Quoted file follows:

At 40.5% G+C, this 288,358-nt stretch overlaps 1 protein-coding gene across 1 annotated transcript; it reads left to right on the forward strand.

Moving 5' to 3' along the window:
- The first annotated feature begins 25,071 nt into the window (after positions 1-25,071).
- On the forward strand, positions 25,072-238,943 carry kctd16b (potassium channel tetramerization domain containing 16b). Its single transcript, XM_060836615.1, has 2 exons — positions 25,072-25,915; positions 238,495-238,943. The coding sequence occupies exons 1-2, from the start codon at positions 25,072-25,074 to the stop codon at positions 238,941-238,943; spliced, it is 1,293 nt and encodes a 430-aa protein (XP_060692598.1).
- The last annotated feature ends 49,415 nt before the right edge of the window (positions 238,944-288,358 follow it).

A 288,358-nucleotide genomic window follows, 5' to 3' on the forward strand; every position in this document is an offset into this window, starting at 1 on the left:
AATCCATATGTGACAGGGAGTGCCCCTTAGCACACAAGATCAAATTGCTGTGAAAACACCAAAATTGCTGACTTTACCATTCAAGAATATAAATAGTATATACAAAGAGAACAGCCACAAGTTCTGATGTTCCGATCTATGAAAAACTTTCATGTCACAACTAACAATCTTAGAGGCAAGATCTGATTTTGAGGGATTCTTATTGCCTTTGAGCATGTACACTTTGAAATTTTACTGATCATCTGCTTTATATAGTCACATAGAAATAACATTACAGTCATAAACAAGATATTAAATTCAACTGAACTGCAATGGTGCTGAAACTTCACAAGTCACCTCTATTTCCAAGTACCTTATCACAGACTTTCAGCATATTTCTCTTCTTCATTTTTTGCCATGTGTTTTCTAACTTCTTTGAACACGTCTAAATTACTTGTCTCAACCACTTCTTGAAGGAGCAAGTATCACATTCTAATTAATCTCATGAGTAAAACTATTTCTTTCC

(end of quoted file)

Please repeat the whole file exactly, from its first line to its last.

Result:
At 40.5% G+C, this 288,358-nt stretch overlaps 1 protein-coding gene across 1 annotated transcript; it reads left to right on the forward strand.

Moving 5' to 3' along the window:
- The first annotated feature begins 25,071 nt into the window (after positions 1-25,071).
- On the forward strand, positions 25,072-238,943 carry kctd16b (potassium channel tetramerization domain containing 16b). Its single transcript, XM_060836615.1, has 2 exons — positions 25,072-25,915; positions 238,495-238,943. The coding sequence occupies exons 1-2, from the start codon at positions 25,072-25,074 to the stop codon at positions 238,941-238,943; spliced, it is 1,293 nt and encodes a 430-aa protein (XP_060692598.1).
- The last annotated feature ends 49,415 nt before the right edge of the window (positions 238,944-288,358 follow it).

A 288,358-nucleotide genomic window follows, 5' to 3' on the forward strand; every position in this document is an offset into this window, starting at 1 on the left:
AATCCATATGTGACAGGGAGTGCCCCTTAGCACACAAGATCAAATTGCTGTGAAAACACCAAAATTGCTGACTTTACCATTCAAGAATATAAATAGTATATACAAAGAGAACAGCCACAAGTTCTGATGTTCCGATCTATGAAAAACTTTCATGTCACAACTAACAATCTTAGAGGCAAGATCTGATTTTGAGGGATTCTTATTGCCTTTGAGCATGTACACTTTGAAATTTTACTGATCATCTGCTTTATATAGTCACATAGAAATAACATTACAGTCATAAACAAGATATTAAATTCAACTGAACTGCAATGGTGCTGAAACTTCACAAGTCACCTCTATTTCCAAGTACCTTATCACAGACTTTCAGCATATTTCTCTTCTTCATTTTTTGCCATGTGTTTTCTAACTTCTTTGAACACGTCTAAATTACTTGTCTCAACCACTTCTTGAAGGAGCAAGTATCACATTCTAATTAATCTCATGAGTAAAACTATTTCTTTCC